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  6. How scary!

    I can't help but imagine that, if her injuries had been less severe, might the guy have blamed her for the fall? Whether or not that particular young man would have, you know that guys who would are out there. "If you had just played along everything would have been fine." "You're just lucky I didn't get hurt, we've got a big game on Friday." It's still all too common to blame the one who said no in the first place. In my opinion, we can't possibly do "too much" to educate our kids about respecting boundaries, and taking responsibility for that.

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    1. It didn't happen that way in this case (as far as I have been told). But I can imagine it happening the way you describe in other cases.

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  7. It's tough for teenagers with impulse control issues to think of the possible consequences of "horseplay." I think most of them get the more serious "no means no" message, but when they're just goofing around, it's hard to imagine that they can do permanent damage. I think we spend a lot of time as parents trying to get our kids to consider the consequences. But we may also be giving kids mixed messages in interpersonal relations with play fighting/wrestling that goes on between friends, siblings, parents, etc. It's a fine line to draw - my husband picks me up/tackles me/tickles me a lot. He's just fooling around - and it's always funny until someone loses an eye, right?

    How do you prevent harm from coming to your kids without being a humorless killjoy? That is the question...

    Anyway, glad your girl is OK.

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    1. That's a very thoughtful point. It's true that kids mostly do get the serious message of respect. But impulse control tends to evaporate, especially when there's loads of others watching, in this case other students/friends in the hall.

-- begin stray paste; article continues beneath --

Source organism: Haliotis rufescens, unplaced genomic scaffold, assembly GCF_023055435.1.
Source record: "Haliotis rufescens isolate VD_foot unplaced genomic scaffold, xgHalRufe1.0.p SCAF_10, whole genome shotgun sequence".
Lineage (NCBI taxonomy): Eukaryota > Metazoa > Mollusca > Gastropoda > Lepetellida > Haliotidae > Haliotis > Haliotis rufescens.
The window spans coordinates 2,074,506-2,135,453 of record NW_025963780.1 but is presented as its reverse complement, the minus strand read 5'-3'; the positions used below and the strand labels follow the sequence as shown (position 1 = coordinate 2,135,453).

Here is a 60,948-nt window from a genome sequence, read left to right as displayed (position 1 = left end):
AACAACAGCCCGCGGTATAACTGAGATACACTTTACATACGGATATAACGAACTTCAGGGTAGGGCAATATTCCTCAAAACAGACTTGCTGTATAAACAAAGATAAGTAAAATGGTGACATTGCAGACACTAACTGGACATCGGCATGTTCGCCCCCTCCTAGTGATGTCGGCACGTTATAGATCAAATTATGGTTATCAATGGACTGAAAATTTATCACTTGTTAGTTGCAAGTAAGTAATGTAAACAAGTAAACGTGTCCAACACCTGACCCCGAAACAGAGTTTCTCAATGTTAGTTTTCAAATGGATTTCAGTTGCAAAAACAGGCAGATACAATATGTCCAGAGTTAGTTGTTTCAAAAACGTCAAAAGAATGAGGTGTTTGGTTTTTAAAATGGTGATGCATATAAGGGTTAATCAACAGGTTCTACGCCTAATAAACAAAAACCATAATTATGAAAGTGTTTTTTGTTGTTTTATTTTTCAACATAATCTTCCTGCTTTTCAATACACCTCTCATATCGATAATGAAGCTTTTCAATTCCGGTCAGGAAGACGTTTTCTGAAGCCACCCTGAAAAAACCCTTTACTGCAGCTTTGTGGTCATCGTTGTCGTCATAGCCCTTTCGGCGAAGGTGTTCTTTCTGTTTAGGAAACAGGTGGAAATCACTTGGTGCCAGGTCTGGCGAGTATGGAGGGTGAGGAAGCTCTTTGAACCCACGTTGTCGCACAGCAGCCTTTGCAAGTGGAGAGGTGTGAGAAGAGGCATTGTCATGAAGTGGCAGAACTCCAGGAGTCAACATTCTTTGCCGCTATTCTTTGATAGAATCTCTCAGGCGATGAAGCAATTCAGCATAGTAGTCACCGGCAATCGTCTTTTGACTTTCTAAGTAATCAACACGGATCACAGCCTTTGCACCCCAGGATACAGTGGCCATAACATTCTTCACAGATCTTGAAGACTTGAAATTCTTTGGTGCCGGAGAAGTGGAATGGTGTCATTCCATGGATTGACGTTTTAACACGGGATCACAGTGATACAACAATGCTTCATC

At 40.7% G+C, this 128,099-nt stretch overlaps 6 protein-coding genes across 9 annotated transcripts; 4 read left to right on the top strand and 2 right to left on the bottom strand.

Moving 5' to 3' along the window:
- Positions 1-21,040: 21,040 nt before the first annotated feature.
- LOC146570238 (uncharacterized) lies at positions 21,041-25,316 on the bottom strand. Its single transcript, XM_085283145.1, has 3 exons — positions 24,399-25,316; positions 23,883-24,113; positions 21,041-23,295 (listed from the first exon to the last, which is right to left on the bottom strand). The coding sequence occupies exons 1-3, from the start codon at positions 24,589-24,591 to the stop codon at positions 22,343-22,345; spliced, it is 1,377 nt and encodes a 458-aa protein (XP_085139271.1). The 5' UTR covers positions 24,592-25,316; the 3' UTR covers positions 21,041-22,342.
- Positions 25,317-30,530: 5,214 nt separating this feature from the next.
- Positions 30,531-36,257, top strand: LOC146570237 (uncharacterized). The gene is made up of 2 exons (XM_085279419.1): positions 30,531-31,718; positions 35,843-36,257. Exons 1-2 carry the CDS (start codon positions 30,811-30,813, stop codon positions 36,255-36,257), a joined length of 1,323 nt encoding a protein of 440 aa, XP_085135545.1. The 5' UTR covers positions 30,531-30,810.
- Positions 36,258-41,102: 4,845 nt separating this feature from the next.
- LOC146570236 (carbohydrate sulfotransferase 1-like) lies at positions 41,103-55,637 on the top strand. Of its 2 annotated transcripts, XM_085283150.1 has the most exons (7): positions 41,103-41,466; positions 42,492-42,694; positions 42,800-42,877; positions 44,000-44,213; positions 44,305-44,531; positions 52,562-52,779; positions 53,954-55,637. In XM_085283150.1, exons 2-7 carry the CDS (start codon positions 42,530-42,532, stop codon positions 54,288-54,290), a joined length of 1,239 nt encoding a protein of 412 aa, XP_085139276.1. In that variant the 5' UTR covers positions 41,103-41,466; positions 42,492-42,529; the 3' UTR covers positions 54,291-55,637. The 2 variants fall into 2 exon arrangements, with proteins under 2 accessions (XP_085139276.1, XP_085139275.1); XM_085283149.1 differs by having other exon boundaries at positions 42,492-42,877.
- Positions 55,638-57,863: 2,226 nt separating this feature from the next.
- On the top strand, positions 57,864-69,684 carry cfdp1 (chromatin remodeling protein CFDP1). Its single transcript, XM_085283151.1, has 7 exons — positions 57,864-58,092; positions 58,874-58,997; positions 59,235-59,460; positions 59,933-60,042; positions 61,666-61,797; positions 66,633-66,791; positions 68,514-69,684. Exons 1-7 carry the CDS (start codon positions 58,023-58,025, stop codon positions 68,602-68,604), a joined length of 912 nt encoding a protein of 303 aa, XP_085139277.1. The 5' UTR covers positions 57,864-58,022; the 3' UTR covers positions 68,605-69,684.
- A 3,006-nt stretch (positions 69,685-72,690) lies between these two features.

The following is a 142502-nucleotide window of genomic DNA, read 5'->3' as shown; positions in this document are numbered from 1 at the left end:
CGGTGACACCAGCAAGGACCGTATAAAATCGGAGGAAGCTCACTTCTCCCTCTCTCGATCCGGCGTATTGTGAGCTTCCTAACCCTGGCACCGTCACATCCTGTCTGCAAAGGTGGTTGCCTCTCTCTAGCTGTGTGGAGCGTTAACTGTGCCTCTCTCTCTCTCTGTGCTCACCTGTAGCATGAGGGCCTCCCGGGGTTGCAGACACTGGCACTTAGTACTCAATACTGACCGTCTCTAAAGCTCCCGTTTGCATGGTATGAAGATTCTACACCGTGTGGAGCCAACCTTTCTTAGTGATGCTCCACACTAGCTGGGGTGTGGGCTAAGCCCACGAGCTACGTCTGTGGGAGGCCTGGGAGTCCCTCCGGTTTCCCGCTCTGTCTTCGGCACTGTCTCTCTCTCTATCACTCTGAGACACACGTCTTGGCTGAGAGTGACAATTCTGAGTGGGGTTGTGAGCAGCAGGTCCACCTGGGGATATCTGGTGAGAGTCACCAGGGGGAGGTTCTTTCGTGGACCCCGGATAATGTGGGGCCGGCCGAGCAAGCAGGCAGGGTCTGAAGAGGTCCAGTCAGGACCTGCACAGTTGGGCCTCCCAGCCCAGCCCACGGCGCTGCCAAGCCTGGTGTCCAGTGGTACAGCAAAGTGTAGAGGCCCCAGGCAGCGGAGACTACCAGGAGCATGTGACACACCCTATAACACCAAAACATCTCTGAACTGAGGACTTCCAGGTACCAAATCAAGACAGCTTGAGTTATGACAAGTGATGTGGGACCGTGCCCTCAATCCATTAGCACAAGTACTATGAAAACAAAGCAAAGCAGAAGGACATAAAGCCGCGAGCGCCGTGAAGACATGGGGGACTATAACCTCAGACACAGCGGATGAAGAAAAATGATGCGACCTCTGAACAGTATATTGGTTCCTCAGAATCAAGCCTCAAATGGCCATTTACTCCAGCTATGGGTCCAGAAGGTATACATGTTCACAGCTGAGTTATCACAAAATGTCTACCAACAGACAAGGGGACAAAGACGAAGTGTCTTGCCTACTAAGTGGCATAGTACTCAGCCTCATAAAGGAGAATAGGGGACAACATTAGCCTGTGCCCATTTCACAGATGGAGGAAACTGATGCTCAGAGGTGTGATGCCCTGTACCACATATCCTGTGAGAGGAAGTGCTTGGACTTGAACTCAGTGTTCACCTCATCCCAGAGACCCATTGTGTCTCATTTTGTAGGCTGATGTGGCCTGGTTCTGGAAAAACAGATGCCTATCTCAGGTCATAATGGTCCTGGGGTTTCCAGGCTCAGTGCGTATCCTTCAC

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  8. I was really, REALLY hesitant to read this post. Between the "No means no" title and how my Google reader shows only the first two lines of a post, I was really afraid of where this post was going. I'm so sorry your daughter got hurt, but I'm also very relieved that it wasn't what it seemed.
    I agree completely- there needs to be some discussion about personal space and what not. Everyone is different- for example, I'm a hugger, but I know many people aren't, so I wait until the other person hugs me- but even with familiarity and/or perfectly innocent intentions, there needs to be a line drawn.

    Very, VERY relieved your daughter wasn't more seriously hurt.
    --Johann

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    1. I'm sorry if I scared you. I wanted the reader to experience the story the same way I did. Hearing my daughter babbling incoherently on the other end of the phone, unable to make a sentence scared the bejeezus out of me.

      I think it's great that you're sensitive about other people's huggability. I wonder if I could create a personal space guide....like a poster or something, for teachers to put up in the class.

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    2. I would totally endorse that. I'd even talk with my kids' principals and try to get it into their schools. If you do something like that, do keep me [us] posted.

      --Johann